Philip Kerr joins us here at BookPeople this Saturday, April 2nd, at 4 PM, in conversation with Mark Pryor, author of the Hugo Marston series. Kerr will be speaking and signing his latest Bernie Gunther novel, The Other Side of Silence.
- Review by Molly Odintz
Historical mystery fans, rejoice! The ex-Berlin-policeman-turned-cynical-anti-fascist-detective Bernie Gunther has returned. Philip Kerr has just released another fantastic addition to the series, The Other Side of Silence. Gunther first appeared in Philip Kerr’s brilliant 1930s-set Berlin Noir trilogy, where he begins the series as a Berlin homicide detective, quits to become a private investigator, and alternates between jobs commissioned by the regime and by the victims of the regime. Later volumes in the series follow Bernie through the war, to the Russian front, to a prison camp, to France, and to all over South America. The series frequently features two timelines with linked or similar cases, to explore Bernie’s exploits in a non-linear manner.
In Kerr’s latest, Gunther, working for a hotel in mid-50s Paris, goes on a search for a new bridge partner after his previous partner dies in a lovers’ quarrel. His quest for bridge players brings him to a journalist on assignment to write a biography of Somerset Maugham, who loves bridge as much as he hates everything else. Gunther, spurred by the lethal combination of a beautiful woman and offer of money, goes to Maugham’s estate to unlock the great man’s secrets.
There, he learns that the Maugham is being squeezed by a blackmailer in possession of some compromising information, gleaned from a former attendee at Maugham’s weekend romps, who then defected to the Soviet Union from British intelligence. While Maugham is out and proud in France, his relatives’ careers and his visits to Britain could halt abruptly if the English public were to learn of his preference for other men. Kerr nips back and forth between blackmailers and turncoats for his duplicitous villains- the plot is as complex (although much more exciting) as the game of bridge itself; Kerr fills the novel with plenty of reversals and twists.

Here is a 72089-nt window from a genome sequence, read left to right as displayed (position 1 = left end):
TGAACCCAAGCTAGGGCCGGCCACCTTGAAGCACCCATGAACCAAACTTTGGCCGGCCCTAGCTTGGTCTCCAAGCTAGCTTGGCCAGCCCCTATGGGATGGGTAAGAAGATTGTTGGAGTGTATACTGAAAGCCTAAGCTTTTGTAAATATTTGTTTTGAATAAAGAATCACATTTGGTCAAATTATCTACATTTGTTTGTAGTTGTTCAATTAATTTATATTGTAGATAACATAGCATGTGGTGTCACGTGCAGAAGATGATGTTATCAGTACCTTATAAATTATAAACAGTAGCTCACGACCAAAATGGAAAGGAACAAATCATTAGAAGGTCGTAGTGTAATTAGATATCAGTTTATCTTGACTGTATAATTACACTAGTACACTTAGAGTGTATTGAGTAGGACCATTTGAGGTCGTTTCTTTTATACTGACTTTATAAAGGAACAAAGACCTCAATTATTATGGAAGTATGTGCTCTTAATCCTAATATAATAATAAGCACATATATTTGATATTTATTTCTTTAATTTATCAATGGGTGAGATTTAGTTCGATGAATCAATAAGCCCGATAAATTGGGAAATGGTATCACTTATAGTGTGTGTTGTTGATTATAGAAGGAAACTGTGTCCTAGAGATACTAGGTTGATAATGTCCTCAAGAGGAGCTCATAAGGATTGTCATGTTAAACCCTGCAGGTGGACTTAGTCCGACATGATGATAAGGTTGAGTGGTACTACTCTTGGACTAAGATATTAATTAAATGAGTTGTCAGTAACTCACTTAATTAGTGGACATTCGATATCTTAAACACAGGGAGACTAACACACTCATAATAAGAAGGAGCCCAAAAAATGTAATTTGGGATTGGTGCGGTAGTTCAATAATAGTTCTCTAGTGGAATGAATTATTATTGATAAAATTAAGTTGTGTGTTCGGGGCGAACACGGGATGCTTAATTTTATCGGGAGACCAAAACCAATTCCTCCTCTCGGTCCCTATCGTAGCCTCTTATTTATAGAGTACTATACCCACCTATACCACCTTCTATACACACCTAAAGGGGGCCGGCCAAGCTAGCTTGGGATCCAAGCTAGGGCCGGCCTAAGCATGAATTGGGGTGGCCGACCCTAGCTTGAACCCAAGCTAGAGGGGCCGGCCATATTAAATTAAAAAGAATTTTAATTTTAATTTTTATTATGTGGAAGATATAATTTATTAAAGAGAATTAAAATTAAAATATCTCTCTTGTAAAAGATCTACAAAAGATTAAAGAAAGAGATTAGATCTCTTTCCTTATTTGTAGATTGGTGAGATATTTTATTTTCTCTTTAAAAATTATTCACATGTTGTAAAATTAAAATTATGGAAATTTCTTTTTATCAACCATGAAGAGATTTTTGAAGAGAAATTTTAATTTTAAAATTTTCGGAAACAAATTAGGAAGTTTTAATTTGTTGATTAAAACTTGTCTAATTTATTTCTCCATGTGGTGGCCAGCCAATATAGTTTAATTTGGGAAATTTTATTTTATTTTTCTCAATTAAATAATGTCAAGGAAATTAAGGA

Through the subject of blackmail, Kerr explores the vulnerability of gay men in a repressive culture, where knowledge of their sexuality threatens not only their own prospects, but their families’ as well. Kerr, in his works, has frequently explored the vulnerability of minorities to predation, blackmail, marginalization, and murder. Concomitantly, he has spent just as much time exploring the invulnerability of guilty characters who have gotten off scot-free, or are on the run from a light sentence or mere public disapproval. Almost every character in a Bernie Gunther novel has hidden either their identity or their crimes.
Kerr does a great job, especially in The Other Side of Silence, at portraying the Cold War context that led to so few punishments for ex-Nazis. The blackmailer antagonist of The Other Side of Silence encounters Bernie Gunther during the war and after the war, never having faced punishment for his transgressions. This malevolent figure serves as an excellent reminder that, at least in the 1950s, “Plus ça change, plus c’est la même chose.”
Even if the world simultaneously changes far too quickly and much too slowly, the world of Bernie Gunther, including his post-war adventures, is certainly not the world we occupy today. While reading this novel in line to vote for Bernie Saunders, I contemplated the Bernie in the book and the Bernie running for president, and thanked the ether that I was reading historical fiction, rather than current events.
Philip Kerr joins us here at BookPeople this Saturday, April 2nd, at 4 PM, in conversation with Mark Pryor, author of the Hugo Marston series. Kerr will be speaking and signing his latest Bernie Gunther novel, The Other Side of Silence. You can find copies on our shelves and via bookpeople.com.